Here’s where it gets fun. One of the other parties to the brawl encouraged Twain to take refuge in a cabin that his brother owned in Calaveras County. Suicidally desperate, Twain took him up on the offer. He spent 88 days—barely shy of three full months—freestuffin’ it at the country house. He was the Kato Kaelin of his age. In the course of his time as a houseguest, he had a nearly violent meltdown in front of his hosts. Even so, he was allowed to stick around. They were on Jackass Hill, after all, and somebody had to make the spot live up to its name. The cause for this wild screaming fit was rich: Twain had told them that they ought to sing for others as a sort of mitzvah, so his buddies came upstairs and started serenading him, and he responded by damning them at the top of his lungs or some shit. Capital Public Radio, which regaled me with this tale, is too fucking milquetoast to broadcast the salt of the tongue that never loses its saltiness, but I assume Twain did unto his hosts as the Romans did unto Carthage.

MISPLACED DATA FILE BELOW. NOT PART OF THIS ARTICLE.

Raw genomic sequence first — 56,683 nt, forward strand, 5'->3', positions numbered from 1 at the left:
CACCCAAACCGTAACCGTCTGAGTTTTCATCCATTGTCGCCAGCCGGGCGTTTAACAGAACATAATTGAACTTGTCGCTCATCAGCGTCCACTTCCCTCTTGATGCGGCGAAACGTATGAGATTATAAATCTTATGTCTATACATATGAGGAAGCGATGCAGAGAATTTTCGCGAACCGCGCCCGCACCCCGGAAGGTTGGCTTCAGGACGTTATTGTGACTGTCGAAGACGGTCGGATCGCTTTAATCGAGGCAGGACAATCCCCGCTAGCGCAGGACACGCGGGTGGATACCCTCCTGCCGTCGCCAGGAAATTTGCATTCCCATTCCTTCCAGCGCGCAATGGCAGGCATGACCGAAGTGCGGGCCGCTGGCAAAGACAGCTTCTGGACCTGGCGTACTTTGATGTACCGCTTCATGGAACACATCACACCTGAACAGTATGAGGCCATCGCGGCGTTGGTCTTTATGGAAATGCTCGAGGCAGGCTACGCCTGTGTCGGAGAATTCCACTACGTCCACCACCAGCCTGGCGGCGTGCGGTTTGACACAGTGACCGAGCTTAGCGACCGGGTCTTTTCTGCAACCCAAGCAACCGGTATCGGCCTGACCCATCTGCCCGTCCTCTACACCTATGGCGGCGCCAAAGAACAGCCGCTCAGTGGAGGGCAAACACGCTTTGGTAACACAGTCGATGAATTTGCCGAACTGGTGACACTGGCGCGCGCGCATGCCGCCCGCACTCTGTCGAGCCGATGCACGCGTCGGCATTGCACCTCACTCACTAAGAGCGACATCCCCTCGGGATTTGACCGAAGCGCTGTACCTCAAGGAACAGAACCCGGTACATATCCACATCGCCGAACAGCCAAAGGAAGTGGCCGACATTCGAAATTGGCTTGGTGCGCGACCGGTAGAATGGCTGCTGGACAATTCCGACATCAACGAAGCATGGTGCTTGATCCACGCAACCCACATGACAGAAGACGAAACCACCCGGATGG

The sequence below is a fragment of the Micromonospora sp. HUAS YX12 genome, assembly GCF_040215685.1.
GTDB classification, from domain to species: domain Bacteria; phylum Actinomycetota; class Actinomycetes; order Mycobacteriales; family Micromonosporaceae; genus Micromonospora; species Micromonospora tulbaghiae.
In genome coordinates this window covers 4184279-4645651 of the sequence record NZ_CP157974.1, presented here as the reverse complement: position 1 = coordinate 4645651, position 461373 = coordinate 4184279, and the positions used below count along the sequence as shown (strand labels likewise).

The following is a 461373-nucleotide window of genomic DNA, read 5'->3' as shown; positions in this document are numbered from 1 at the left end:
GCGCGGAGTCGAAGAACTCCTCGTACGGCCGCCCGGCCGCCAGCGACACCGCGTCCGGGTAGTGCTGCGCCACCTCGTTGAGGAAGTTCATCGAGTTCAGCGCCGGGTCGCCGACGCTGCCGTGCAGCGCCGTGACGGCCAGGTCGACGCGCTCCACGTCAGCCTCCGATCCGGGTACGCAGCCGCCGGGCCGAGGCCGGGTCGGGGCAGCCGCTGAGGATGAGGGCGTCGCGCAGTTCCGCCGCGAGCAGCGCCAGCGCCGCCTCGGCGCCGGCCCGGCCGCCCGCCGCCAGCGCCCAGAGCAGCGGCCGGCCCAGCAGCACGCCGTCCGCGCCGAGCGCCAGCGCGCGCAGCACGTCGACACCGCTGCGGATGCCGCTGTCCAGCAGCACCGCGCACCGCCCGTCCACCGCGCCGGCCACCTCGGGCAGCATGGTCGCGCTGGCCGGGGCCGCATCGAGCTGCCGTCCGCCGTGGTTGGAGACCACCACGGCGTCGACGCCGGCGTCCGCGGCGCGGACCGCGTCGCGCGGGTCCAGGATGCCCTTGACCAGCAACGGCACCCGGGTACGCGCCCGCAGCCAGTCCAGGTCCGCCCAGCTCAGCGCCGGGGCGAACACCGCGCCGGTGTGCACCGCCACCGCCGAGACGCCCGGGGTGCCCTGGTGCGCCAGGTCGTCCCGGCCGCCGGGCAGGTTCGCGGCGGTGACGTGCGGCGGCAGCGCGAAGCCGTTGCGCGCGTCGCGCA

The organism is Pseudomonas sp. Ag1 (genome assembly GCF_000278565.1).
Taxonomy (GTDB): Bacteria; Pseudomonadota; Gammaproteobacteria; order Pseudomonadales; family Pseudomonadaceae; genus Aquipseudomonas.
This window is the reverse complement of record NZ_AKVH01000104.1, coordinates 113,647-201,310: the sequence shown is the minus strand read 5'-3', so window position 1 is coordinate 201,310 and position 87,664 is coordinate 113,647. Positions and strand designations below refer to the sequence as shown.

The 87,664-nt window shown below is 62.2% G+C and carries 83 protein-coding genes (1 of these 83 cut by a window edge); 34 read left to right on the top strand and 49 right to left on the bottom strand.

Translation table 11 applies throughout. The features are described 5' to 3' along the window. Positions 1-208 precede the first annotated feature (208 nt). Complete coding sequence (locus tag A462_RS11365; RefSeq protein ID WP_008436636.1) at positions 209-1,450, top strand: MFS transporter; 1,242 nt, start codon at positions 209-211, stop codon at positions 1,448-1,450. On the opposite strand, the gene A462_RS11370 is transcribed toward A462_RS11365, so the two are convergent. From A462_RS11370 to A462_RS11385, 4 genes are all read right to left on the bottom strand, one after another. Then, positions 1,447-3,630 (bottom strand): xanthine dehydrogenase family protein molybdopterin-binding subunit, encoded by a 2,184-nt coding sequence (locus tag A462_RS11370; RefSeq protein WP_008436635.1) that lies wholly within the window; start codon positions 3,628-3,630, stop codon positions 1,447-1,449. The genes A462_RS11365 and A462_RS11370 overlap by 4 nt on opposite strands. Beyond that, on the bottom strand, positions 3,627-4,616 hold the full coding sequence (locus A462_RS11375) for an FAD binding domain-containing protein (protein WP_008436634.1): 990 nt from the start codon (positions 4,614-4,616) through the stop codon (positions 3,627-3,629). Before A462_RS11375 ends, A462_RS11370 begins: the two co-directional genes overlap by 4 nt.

I was awfully unfair to Kato Kaelin above. Not all houseguests are like that. Twain wasn’t so much Kato as O. J., less McGrilled chicken sandwich deal, more give me back my fucking stuff. He was a destitute fugitive who crashed with friends for months at a time, yelled bloody murder at his hosts over trifling annoyances that he had explicitly encouraged them to visit upon him, and then, as a result of his stint as a houseguest, had to write that horribly daft-sounding story about that frog. Calaveras County has goddamn Frog Days or some-such on account of that bullshit. Sammy Mark. Damn, son.